The operator and franchisor of nearly 1,500 restaurants has been outperforming segment peers in sales after Elizabeth Smith orchestrated a multi-year turnaround since taking the helm in 2009.
On the cost side, the company has realized $42 million of a $50 million productivity savings plan for 2013. Labor scheduling the company rolled out last April drove costs down nearly 1 percent to 28 percent of sales, according to John Ivankoe, securities analyst at J.P. Morgan.
In addition to Outback Steakhouse, Bloomin’ Brands owns Carrabba’s Italian Grill, Bonefish Grill, Fleming's Prime Steakhouse & Wine Bar and Roy’s.
Chairman and chief executive, DineEquity Inc.
Operating the largest casual-dining and family-dining chains — both of which have struggled at times with negative sales — puts DineEquity in a party of one. The company’s chains together boast about 3,600 units, and while legacy brands, they are making some bold moves into new phases of technology and menu development.
Applebee’s, for example, is rolling out the use of touch-screen tablets to its 1,865 U.S. restaurants next year. The yearlong rollout is scheduled to begin in March and will include about 100,000 tabletop tablets.
At IHOP, a menu redesign led to the chain’s largest same-store sales increase in more than five years as guests chose to order more appetizers and higher-priced dishes. For the Sept. 30-ended third quarter, same-store sales for the once-struggling family-dining chain rose 3.6 percent, the largest increase since the 3.7-percent climb recorded during the first quarter of 2008.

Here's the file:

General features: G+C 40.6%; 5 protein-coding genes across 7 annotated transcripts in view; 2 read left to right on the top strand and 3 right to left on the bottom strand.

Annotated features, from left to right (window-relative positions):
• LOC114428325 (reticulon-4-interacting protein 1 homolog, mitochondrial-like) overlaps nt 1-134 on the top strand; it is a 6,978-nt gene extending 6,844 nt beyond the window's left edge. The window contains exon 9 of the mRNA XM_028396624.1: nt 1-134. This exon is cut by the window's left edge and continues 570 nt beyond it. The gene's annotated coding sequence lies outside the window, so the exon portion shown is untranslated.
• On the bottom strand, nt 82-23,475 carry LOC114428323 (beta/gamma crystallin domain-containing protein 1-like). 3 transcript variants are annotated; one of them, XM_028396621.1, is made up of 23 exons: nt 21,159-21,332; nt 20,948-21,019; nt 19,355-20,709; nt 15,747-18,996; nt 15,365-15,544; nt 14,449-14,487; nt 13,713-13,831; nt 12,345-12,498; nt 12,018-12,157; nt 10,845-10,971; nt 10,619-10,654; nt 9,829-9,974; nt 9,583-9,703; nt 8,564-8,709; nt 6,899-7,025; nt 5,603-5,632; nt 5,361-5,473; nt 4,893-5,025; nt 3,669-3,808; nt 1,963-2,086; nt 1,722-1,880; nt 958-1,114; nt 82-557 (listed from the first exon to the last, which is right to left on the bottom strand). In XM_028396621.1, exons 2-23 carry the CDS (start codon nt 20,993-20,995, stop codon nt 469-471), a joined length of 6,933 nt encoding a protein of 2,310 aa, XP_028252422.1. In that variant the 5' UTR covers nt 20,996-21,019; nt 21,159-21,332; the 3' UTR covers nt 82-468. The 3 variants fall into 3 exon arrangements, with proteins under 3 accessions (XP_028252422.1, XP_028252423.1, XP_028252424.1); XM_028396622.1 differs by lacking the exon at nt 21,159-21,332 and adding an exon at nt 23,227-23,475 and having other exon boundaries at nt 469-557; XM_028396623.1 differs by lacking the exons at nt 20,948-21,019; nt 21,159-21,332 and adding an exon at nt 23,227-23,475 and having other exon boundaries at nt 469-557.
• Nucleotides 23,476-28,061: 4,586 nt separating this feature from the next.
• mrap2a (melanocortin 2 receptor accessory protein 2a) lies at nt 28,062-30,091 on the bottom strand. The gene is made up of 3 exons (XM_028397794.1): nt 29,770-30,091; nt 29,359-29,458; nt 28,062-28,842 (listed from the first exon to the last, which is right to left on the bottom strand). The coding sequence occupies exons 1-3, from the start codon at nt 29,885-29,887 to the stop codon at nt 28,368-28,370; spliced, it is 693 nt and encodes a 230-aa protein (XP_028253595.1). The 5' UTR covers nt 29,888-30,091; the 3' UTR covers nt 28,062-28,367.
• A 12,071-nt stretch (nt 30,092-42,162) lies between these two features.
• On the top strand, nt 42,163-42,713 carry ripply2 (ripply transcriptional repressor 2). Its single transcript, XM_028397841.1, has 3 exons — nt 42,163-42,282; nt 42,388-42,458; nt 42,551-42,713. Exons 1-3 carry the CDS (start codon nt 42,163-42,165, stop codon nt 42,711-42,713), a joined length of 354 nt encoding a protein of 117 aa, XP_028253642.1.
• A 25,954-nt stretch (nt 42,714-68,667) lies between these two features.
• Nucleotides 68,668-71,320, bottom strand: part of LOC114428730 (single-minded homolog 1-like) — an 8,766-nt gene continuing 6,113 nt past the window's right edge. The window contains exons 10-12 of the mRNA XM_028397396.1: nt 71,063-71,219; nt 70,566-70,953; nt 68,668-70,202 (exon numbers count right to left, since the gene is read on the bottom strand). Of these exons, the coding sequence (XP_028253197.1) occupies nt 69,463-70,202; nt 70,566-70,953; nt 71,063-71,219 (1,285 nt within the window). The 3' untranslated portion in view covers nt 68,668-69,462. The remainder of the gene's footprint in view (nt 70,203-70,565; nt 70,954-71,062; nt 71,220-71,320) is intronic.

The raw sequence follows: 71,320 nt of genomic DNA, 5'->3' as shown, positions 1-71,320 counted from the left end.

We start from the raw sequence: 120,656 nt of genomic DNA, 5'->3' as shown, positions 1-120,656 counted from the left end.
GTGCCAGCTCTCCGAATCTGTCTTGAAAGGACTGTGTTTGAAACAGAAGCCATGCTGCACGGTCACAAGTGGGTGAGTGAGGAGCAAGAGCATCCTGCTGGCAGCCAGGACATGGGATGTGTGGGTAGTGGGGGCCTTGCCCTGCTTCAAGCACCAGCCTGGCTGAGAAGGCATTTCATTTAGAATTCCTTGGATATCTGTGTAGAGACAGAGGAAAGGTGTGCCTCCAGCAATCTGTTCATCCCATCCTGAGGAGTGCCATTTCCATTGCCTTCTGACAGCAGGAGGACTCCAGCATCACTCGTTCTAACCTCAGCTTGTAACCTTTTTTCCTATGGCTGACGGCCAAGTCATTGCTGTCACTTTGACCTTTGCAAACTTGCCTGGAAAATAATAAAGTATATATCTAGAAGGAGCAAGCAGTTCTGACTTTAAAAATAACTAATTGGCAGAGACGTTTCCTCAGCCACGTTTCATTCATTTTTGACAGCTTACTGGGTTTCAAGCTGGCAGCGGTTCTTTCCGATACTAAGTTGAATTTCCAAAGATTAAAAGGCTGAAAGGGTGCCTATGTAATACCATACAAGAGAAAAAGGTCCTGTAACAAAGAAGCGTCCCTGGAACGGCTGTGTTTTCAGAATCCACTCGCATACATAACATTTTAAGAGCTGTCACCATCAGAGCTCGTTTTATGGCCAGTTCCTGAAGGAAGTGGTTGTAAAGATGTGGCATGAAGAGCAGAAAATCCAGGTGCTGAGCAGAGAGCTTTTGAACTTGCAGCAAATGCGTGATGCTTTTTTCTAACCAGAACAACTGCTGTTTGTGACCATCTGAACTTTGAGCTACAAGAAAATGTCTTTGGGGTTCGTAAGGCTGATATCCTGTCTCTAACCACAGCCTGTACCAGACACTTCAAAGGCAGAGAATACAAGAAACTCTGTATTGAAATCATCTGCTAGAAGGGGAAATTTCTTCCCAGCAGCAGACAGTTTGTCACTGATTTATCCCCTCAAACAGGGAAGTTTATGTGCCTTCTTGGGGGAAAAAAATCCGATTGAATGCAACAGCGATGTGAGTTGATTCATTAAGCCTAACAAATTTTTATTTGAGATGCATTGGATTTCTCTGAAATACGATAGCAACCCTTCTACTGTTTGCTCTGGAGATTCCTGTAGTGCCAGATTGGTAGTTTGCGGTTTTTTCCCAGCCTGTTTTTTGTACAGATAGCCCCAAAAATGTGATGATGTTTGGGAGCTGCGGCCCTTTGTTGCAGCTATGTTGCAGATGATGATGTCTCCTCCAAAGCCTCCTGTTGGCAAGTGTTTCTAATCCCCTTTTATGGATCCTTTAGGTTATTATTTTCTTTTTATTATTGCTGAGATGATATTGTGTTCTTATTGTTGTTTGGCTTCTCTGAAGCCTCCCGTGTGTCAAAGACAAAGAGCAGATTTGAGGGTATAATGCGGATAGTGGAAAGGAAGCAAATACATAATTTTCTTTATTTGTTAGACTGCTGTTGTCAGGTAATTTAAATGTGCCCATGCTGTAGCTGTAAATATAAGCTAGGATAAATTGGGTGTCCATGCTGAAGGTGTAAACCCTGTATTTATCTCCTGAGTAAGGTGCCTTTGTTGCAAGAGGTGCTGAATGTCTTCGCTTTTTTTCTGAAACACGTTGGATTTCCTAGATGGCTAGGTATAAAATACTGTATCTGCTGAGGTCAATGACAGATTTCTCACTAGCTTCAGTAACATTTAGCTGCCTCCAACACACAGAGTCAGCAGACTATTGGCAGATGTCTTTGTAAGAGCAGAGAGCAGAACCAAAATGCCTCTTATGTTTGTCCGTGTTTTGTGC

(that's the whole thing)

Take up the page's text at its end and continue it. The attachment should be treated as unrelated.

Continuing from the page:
Co-founder and owner, Pizzeria Locale
Pizzeria Locale first opened in 2011 in Boulder, Colo., as a full-service Neapolitan-style restaurant created by Bobby Stuckey, a master sommelier, and Lachlan Mackinnon-Patterson, executive
“Bobby and Lachlan are extraordinary restaurateurs who truly understand what it takes to provide an exceptional dining experience,” Chipotle founder and co-chief executive Steve Ells said in a statement. “I have known them for years, and I thought their pizzeria in Boulder presented the perfect opportunity to collaborate.”
Terms of the partnership were not disclosed. Stuckey told NRN that Chipotle’s stake in the concept will be determined as the brand grows. In addition, Stuckey and Mackinnon-Patterson have maintained full ownership of the original Pizzeria Locale and its sister full-service restaurant, Frasca Food and Wine.
• Chipotle joins fast-casual pizza race
• Fast-casual pizza players raising dough